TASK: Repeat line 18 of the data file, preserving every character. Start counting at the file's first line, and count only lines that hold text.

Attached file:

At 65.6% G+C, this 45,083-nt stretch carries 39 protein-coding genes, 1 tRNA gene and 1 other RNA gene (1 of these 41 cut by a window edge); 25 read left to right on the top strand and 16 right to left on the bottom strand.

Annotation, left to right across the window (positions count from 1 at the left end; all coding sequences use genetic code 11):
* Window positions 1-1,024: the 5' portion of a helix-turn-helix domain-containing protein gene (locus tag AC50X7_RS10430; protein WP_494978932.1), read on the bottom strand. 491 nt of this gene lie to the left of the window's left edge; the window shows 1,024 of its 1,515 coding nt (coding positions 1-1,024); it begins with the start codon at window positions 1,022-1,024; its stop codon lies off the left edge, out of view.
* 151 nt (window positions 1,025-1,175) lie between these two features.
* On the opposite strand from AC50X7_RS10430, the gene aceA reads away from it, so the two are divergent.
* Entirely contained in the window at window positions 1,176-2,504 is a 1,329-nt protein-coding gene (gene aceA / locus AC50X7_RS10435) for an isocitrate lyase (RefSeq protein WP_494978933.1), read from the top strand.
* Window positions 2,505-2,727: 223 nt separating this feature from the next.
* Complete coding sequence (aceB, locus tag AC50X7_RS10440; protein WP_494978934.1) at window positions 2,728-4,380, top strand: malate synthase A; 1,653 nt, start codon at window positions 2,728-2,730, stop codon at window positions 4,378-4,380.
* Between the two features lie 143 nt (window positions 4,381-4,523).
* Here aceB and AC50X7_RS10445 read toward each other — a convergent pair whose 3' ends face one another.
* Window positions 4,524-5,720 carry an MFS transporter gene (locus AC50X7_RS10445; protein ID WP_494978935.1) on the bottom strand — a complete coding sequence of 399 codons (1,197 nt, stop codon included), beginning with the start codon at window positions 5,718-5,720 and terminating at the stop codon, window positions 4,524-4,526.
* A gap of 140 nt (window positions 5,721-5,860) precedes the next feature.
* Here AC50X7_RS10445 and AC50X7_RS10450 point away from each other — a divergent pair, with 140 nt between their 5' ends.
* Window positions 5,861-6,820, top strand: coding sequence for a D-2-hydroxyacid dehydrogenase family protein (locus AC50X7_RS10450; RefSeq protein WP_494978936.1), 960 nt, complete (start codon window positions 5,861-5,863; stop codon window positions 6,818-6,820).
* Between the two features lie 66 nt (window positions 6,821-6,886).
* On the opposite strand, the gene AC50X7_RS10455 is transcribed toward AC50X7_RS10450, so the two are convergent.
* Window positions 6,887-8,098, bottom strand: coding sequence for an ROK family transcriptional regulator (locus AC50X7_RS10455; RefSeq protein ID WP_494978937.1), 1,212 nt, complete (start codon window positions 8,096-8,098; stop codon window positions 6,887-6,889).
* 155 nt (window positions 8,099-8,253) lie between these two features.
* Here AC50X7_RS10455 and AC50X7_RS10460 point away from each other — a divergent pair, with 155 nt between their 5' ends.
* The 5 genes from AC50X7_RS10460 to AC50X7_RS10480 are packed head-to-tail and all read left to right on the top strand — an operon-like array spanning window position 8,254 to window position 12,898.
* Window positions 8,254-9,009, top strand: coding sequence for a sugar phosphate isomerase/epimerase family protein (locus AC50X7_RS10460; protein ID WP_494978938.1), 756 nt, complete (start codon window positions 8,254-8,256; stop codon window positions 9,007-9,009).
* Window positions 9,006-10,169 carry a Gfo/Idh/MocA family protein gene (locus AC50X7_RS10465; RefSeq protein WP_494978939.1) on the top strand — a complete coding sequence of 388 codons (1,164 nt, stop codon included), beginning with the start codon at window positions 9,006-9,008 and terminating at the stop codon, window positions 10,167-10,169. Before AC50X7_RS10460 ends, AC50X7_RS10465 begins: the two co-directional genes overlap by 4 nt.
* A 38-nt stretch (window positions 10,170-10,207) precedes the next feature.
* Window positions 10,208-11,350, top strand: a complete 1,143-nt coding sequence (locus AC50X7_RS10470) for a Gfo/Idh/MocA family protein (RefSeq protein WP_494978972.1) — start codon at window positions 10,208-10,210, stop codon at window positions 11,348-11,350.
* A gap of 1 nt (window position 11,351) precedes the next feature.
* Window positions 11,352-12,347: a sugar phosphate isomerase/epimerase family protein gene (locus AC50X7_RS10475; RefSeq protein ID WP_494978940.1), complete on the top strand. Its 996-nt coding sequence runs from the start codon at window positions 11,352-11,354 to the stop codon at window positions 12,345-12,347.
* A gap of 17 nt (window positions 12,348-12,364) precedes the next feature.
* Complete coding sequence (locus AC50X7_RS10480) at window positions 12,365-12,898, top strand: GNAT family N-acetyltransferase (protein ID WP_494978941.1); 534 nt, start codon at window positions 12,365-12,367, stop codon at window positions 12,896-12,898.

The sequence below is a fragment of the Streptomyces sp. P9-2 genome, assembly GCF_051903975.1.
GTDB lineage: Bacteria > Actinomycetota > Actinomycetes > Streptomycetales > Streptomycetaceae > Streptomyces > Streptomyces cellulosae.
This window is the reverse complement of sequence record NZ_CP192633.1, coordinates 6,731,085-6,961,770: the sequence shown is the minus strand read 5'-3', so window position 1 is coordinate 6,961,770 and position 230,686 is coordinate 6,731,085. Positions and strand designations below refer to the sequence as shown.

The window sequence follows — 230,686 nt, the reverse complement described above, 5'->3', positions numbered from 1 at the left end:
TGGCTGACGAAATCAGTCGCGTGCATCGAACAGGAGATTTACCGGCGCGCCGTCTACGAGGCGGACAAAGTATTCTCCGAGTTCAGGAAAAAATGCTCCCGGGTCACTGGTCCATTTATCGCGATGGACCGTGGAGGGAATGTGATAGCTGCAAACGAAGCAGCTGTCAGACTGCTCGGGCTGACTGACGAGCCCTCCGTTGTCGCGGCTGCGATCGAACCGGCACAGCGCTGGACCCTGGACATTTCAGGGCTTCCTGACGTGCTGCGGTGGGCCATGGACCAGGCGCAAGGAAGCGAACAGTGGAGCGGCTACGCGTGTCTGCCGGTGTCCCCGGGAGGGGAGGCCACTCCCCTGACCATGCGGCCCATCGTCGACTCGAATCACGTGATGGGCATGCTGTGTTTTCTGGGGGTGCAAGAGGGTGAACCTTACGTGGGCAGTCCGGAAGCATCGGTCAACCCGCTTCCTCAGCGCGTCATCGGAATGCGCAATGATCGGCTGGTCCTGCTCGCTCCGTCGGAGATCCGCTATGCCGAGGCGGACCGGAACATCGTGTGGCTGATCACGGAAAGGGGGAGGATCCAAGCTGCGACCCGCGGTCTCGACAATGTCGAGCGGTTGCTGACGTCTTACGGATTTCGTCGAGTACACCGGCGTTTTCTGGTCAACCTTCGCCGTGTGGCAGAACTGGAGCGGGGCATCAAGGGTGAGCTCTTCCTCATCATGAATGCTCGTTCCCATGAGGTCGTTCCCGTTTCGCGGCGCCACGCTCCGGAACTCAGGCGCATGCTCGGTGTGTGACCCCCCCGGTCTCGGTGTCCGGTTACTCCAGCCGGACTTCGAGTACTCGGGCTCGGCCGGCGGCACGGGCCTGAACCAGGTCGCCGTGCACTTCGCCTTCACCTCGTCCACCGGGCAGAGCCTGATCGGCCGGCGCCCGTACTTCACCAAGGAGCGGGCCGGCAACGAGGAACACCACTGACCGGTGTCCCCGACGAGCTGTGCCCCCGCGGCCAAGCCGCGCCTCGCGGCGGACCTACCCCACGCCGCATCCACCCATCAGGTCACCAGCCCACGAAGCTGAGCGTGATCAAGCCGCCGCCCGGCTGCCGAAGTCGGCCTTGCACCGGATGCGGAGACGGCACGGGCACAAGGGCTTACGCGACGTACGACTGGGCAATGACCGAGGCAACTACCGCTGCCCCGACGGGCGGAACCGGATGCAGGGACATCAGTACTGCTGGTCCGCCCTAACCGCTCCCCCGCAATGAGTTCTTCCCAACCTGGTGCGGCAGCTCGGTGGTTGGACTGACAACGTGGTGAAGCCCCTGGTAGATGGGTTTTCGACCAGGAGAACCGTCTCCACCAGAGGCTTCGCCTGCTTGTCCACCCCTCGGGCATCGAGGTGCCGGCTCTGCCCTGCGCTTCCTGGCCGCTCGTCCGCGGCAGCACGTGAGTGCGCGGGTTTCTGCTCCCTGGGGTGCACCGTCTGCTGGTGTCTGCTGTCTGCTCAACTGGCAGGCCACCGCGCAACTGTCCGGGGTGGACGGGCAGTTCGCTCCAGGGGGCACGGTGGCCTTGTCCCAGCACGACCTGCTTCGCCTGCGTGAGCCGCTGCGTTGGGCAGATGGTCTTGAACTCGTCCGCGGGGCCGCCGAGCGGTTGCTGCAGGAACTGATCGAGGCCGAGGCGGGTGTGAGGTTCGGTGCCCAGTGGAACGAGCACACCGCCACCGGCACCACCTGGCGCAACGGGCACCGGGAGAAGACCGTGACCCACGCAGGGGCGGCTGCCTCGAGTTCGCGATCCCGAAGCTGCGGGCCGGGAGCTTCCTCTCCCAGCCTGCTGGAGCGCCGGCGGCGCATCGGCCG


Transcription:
* 155 nt (window positions 8,099-8,253) lie between these two features.